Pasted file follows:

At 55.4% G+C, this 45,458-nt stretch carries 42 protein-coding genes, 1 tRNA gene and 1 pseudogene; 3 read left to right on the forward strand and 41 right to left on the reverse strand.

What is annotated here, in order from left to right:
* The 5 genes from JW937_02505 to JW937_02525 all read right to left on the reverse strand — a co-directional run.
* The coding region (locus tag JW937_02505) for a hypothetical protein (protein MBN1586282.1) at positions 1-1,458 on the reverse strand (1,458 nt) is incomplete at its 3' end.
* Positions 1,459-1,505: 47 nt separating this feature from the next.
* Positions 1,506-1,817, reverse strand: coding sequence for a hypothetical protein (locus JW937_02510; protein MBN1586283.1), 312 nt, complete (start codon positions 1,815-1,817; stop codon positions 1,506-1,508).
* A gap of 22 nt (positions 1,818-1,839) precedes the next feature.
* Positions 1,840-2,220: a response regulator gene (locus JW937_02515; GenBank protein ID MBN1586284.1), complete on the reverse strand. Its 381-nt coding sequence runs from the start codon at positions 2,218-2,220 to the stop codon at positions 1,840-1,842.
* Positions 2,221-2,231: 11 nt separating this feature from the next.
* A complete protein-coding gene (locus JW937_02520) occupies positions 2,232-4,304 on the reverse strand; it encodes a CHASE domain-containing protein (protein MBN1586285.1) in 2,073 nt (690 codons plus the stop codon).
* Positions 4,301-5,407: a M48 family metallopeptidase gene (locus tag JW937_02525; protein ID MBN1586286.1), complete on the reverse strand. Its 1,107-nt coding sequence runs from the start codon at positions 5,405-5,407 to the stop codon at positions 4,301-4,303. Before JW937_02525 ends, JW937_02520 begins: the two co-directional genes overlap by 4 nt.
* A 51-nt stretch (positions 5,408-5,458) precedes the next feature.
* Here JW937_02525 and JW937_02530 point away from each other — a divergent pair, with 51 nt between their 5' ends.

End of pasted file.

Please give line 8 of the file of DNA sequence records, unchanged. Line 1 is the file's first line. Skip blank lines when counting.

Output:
* Positions 1,840-2,220: a response regulator gene (locus JW937_02515; GenBank protein ID MBN1586284.1), complete on the reverse strand. Its 381-nt coding sequence runs from the start codon at positions 2,218-2,220 to the stop codon at positions 1,840-1,842.